State health officials from California in the U.S. have debunked claims raised by an Internet video posted on YouTube which pointed out dangerously high radiation levels in the sands of Pacifica State Beach. The author of the video linked the radiation from the crippled Fukushima nuclear power plant in Japan.
The No.4 reactor building (top) and the building housing the commonly spent fuel pool are seen at Tokyo Electric Power Co's (TEPCO) Fukushima Daiichi nuclear power plant in Fukushima prefecture, in this aerial view taken by Kyodo, November 18, 2013. TEPCO began on Monday removing 400 tonnes of the dangerous spent fuel in a hugely delicate and unprecedented year-long operation fraught with risk. Credit. REUTERS/Kyodo
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"Recent tests show that elevated levels of radiation at Half Moon Bay are due to naturally occurring materials and not radioactivity associated with the Fukushima incident," Wendy Hopkins, spokeswoman of the California Department of Public Health, said.
"There is no public health risk at California beaches due to radioactivity related to events at Fukushima."
The video showed an unidentified man carrying a commercial Geiger counter. The device displayed levels of radiation as the man walked along the beach shores. It showed the levels rose to "alert" levels.
Half Moon Bay is often frequented by surfers. The video's author said he has been taking radiation measurements in the area for over two years.
This particular video, titled 'Fukushima radiation hits San Francisco?', has gone viral over the Internet; it was posted on Christmas Day 2013.
"Someone going around with a Geiger counter is likely to discover these great variations in levels from time to time," Edward Morse, a Berkeley nuclear engineering professor, was quoted by online portal Politix. "That's absolutely no correlation with anything that happened in Fukushima."
Low-level radiation from the damaged Fukushima nuclear reactors crossing the Pacific following the devastating 2011 earthquake and tsunami was first detected in May 2012. This was based on a report in the Proceedings of the National Academy of Sciences. Its authors were Daniel J Madigan, a marine ecologist then at Stanford's Hopkins Marine Station in Pacific Grove, and Nicholas Fisher, a marine scientist at Stony Brook University.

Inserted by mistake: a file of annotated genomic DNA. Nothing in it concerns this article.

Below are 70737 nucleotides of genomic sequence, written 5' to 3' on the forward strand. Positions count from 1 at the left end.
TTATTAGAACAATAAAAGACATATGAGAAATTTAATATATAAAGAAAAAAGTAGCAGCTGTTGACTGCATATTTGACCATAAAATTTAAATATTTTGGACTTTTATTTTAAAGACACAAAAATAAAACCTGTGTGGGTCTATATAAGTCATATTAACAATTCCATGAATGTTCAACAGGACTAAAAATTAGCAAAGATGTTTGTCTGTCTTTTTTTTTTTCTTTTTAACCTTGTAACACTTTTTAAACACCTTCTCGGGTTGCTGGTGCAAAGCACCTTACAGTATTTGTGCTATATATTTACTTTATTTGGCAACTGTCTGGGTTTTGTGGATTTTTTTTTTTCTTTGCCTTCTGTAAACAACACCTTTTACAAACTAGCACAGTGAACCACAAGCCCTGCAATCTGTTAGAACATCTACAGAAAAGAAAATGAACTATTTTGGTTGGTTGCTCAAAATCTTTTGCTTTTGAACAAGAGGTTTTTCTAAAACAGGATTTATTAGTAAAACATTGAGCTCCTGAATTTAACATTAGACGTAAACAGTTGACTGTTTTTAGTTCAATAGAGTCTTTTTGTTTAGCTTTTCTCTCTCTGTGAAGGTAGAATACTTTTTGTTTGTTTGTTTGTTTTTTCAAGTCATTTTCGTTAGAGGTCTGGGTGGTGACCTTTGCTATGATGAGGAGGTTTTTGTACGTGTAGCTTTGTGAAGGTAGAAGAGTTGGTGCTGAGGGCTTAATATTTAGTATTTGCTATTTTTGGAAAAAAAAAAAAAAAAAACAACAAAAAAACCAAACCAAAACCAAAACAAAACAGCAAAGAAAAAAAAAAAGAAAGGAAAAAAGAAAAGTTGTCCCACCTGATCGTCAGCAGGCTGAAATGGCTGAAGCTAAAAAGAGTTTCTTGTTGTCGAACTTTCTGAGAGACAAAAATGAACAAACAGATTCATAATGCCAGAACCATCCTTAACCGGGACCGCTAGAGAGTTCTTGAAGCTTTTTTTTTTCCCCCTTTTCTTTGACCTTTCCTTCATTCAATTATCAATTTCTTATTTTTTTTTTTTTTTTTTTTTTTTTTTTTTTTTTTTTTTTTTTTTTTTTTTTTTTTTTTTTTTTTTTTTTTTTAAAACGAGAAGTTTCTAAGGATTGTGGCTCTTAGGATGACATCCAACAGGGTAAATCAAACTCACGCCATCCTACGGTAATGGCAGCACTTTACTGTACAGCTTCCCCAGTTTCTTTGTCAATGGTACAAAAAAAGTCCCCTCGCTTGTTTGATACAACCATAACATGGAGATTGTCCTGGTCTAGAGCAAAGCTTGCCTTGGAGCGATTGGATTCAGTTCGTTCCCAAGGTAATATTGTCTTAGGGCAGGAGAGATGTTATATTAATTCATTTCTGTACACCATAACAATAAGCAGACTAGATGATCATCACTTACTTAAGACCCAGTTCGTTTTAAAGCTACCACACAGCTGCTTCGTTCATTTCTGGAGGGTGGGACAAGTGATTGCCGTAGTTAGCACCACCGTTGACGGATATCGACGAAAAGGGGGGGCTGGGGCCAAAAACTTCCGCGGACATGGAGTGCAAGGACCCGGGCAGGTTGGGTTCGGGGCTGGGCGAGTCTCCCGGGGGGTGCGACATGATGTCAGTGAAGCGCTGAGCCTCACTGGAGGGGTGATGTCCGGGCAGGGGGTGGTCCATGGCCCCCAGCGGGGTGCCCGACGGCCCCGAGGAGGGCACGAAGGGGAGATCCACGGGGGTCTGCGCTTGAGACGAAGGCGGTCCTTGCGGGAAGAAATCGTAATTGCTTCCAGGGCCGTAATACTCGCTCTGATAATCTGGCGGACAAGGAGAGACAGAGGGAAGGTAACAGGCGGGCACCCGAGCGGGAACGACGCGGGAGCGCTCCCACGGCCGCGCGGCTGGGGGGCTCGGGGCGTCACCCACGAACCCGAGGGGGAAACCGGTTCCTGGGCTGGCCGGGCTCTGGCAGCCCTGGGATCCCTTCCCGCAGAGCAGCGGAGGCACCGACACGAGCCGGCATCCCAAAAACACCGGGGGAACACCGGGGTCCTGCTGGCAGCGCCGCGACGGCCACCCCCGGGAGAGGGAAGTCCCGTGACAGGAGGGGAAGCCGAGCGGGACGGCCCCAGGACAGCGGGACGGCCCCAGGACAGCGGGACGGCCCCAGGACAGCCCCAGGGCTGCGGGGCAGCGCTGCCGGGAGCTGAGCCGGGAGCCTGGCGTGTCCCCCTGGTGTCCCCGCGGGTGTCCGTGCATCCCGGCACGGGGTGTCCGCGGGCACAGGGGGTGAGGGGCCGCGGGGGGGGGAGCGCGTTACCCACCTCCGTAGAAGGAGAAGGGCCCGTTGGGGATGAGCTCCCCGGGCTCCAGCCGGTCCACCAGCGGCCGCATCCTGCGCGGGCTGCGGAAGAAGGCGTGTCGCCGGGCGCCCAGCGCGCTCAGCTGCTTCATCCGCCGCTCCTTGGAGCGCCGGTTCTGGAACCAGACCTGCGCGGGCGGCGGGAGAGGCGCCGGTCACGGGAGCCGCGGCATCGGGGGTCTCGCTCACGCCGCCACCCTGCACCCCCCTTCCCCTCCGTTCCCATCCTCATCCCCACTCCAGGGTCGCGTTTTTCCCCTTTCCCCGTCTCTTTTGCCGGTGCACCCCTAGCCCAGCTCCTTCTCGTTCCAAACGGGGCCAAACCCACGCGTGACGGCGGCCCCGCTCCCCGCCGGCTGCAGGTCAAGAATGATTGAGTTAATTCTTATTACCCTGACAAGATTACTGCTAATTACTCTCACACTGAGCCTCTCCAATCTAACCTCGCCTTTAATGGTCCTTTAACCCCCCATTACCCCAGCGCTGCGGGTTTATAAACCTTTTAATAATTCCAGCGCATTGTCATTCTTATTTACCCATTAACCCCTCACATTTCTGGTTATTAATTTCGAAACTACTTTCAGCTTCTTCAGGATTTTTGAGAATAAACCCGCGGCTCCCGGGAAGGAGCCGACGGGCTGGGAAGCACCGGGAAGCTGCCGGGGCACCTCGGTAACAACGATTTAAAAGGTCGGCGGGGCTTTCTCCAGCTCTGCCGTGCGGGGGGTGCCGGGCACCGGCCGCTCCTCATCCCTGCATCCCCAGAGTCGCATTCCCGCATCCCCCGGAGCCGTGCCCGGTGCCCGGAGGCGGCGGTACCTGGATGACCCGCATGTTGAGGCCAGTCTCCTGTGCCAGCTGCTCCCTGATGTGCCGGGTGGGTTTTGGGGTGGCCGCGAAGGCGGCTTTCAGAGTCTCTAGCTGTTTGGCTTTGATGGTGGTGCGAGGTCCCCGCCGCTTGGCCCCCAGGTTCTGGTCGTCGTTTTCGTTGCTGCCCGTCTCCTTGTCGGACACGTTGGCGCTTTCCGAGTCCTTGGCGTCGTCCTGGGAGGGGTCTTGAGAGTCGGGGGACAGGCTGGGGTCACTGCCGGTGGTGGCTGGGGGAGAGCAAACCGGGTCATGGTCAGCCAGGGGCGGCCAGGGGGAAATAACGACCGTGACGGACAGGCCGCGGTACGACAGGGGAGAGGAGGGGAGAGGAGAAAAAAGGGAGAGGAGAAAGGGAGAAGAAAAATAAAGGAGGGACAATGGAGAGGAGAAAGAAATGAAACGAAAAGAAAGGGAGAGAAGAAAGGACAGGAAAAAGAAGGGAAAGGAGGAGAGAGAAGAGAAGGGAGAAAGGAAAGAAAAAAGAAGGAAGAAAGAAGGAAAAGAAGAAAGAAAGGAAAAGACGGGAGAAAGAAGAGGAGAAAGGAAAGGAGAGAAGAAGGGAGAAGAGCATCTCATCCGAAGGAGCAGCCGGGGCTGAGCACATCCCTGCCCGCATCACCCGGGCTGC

Hearing of the latest video, Mr Fisher told the San Francisco Chronicle that radiation levels on the California coast from Fukushima "have gone down ever since".
Dan Sythe, CEO for International Medcom, which designs and manufactures Geiger Counters, supported the findings.
"The radionuclides are in the NORM class of radioactive substances, not from Fukushima," Mr Sythe said. When he saw the video, he immediately asked a sample of sand from the beach and had it tested. He said they are convinced whatever radiation levels found were not linked to Fukushima.
"The levels detected are about five to 10 times what you would normally expect to find on a beach," he said. "But if the sand were contaminated by radiation from Fukushima it would show cesium-137 which is reported to be the major health concern in Fukushima."
He said he got radium and thorium instead, which are naturally occurring radioactive elements.
Watch the video in question here:
*Video Source: YouTube/ Kill0Your0TV